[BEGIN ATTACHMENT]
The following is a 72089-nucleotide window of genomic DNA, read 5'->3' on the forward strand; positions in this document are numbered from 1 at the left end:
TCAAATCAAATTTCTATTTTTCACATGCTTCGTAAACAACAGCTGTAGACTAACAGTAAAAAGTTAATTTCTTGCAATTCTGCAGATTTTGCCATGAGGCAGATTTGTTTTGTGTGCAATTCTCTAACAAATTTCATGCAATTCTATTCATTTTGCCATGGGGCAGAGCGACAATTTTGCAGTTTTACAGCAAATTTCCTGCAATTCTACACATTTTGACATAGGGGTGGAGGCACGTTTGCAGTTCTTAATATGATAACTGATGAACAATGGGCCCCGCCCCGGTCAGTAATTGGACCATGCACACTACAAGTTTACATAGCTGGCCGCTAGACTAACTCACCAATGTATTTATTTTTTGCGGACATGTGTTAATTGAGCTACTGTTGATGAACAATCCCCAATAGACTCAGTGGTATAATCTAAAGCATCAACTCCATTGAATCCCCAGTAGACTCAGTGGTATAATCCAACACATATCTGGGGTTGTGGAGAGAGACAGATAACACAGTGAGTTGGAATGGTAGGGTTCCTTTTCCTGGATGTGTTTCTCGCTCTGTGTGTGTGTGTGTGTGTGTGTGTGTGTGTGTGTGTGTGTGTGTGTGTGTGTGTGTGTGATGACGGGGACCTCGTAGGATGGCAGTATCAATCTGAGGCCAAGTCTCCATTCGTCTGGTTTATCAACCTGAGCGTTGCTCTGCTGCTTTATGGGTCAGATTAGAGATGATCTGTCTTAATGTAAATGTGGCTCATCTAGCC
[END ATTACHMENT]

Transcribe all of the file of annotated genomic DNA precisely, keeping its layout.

The following is a 72089-nucleotide window of genomic DNA, read 5'->3' on the forward strand; positions in this document are numbered from 1 at the left end:
TCAAATCAAATTTCTATTTTTCACATGCTTCGTAAACAACAGCTGTAGACTAACAGTAAAAAGTTAATTTCTTGCAATTCTGCAGATTTTGCCATGAGGCAGATTTGTTTTGTGTGCAATTCTCTAACAAATTTCATGCAATTCTATTCATTTTGCCATGGGGCAGAGCGACAATTTTGCAGTTTTACAGCAAATTTCCTGCAATTCTACACATTTTGACATAGGGGTGGAGGCACGTTTGCAGTTCTTAATATGATAACTGATGAACAATGGGCCCCGCCCCGGTCAGTAATTGGACCATGCACACTACAAGTTTACATAGCTGGCCGCTAGACTAACTCACCAATGTATTTATTTTTTGCGGACATGTGTTAATTGAGCTACTGTTGATGAACAATCCCCAATAGACTCAGTGGTATAATCTAAAGCATCAACTCCATTGAATCCCCAGTAGACTCAGTGGTATAATCCAACACATATCTGGGGTTGTGGAGAGAGACAGATAACACAGTGAGTTGGAATGGTAGGGTTCCTTTTCCTGGATGTGTTTCTCGCTCTGTGTGTGTGTGTGTGTGTGTGTGTGTGTGTGTGTGTGTGTGTGTGTGTGTGTGTGTGTGATGACGGGGACCTCGTAGGATGGCAGTATCAATCTGAGGCCAAGTCTCCATTCGTCTGGTTTATCAACCTGAGCGTTGCTCTGCTGCTTTATGGGTCAGATTAGAGATGATCTGTCTTAATGTAAATGTGGCTCATCTAGCC